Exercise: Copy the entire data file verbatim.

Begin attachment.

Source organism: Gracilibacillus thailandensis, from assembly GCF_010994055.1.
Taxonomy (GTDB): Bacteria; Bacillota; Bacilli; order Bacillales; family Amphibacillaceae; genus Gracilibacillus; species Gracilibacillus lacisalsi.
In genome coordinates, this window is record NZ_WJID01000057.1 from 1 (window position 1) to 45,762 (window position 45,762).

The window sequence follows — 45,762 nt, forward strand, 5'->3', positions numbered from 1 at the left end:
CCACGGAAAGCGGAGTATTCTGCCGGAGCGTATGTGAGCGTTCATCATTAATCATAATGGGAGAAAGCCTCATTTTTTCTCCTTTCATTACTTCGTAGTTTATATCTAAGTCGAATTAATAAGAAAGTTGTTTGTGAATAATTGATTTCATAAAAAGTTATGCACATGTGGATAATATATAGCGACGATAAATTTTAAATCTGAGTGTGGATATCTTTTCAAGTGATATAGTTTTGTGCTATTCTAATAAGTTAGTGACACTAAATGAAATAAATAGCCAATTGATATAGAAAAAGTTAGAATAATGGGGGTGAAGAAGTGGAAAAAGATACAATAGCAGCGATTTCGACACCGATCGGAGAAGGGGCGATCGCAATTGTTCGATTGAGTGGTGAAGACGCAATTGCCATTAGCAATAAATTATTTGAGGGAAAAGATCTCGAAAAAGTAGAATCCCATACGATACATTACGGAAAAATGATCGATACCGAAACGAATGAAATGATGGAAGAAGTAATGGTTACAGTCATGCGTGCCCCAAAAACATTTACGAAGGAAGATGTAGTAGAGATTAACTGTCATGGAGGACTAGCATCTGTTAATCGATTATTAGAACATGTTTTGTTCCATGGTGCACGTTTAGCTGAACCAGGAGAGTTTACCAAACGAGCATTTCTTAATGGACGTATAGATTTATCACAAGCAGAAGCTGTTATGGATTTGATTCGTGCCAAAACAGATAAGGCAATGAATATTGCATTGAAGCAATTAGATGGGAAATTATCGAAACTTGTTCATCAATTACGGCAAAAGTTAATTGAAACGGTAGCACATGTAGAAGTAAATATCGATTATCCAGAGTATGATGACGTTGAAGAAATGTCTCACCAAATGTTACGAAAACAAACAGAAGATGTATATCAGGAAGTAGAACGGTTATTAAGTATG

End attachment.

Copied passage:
Source organism: Gracilibacillus thailandensis, from assembly GCF_010994055.1.
Taxonomy (GTDB): Bacteria; Bacillota; Bacilli; order Bacillales; family Amphibacillaceae; genus Gracilibacillus; species Gracilibacillus lacisalsi.
In genome coordinates, this window is record NZ_WJID01000057.1 from 1 (window position 1) to 45,762 (window position 45,762).

The window sequence follows — 45,762 nt, forward strand, 5'->3', positions numbered from 1 at the left end:
CCACGGAAAGCGGAGTATTCTGCCGGAGCGTATGTGAGCGTTCATCATTAATCATAATGGGAGAAAGCCTCATTTTTTCTCCTTTCATTACTTCGTAGTTTATATCTAAGTCGAATTAATAAGAAAGTTGTTTGTGAATAATTGATTTCATAAAAAGTTATGCACATGTGGATAATATATAGCGACGATAAATTTTAAATCTGAGTGTGGATATCTTTTCAAGTGATATAGTTTTGTGCTATTCTAATAAGTTAGTGACACTAAATGAAATAAATAGCCAATTGATATAGAAAAAGTTAGAATAATGGGGGTGAAGAAGTGGAAAAAGATACAATAGCAGCGATTTCGACACCGATCGGAGAAGGGGCGATCGCAATTGTTCGATTGAGTGGTGAAGACGCAATTGCCATTAGCAATAAATTATTTGAGGGAAAAGATCTCGAAAAAGTAGAATCCCATACGATACATTACGGAAAAATGATCGATACCGAAACGAATGAAATGATGGAAGAAGTAATGGTTACAGTCATGCGTGCCCCAAAAACATTTACGAAGGAAGATGTAGTAGAGATTAACTGTCATGGAGGACTAGCATCTGTTAATCGATTATTAGAACATGTTTTGTTCCATGGTGCACGTTTAGCTGAACCAGGAGAGTTTACCAAACGAGCATTTCTTAATGGACGTATAGATTTATCACAAGCAGAAGCTGTTATGGATTTGATTCGTGCCAAAACAGATAAGGCAATGAATATTGCATTGAAGCAATTAGATGGGAAATTATCGAAACTTGTTCATCAATTACGGCAAAAGTTAATTGAAACGGTAGCACATGTAGAAGTAAATATCGATTATCCAGAGTATGATGACGTTGAAGAAATGTCTCACCAAATGTTACGAAAACAAACAGAAGATGTATATCAGGAAGTAGAACGGTTATTAAGTATG